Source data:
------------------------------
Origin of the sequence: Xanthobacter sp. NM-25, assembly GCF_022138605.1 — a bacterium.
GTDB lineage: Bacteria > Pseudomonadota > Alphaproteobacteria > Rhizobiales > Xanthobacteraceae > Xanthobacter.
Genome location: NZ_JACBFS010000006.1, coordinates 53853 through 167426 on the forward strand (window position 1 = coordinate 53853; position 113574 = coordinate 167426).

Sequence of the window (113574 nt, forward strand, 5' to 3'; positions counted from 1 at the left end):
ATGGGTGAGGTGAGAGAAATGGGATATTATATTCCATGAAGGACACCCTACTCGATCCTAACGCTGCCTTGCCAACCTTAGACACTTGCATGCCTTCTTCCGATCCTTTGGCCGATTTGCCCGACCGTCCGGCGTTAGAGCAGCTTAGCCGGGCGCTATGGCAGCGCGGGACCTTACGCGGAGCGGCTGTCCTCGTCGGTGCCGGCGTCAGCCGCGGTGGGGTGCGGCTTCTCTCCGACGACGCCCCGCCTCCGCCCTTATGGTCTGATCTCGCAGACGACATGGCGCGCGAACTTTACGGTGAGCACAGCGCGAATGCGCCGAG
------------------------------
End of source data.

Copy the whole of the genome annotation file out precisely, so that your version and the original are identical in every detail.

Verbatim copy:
Origin of the sequence: Xanthobacter sp. NM-25, assembly GCF_022138605.1 — a bacterium.
GTDB lineage: Bacteria > Pseudomonadota > Alphaproteobacteria > Rhizobiales > Xanthobacteraceae > Xanthobacter.
Genome location: NZ_JACBFS010000006.1, coordinates 53853 through 167426 on the forward strand (window position 1 = coordinate 53853; position 113574 = coordinate 167426).

Sequence of the window (113574 nt, forward strand, 5' to 3'; positions counted from 1 at the left end):
ATGGGTGAGGTGAGAGAAATGGGATATTATATTCCATGAAGGACACCCTACTCGATCCTAACGCTGCCTTGCCAACCTTAGACACTTGCATGCCTTCTTCCGATCCTTTGGCCGATTTGCCCGACCGTCCGGCGTTAGAGCAGCTTAGCCGGGCGCTATGGCAGCGCGGGACCTTACGCGGAGCGGCTGTCCTCGTCGGTGCCGGCGTCAGCCGCGGTGGGGTGCGGCTTCTCTCCGACGACGCCCCGCCTCCGCCCTTATGGTCTGATCTCGCAGACGACATGGCGCGCGAACTTTACGGTGAGCACAGCGCGAATGCGCCGAG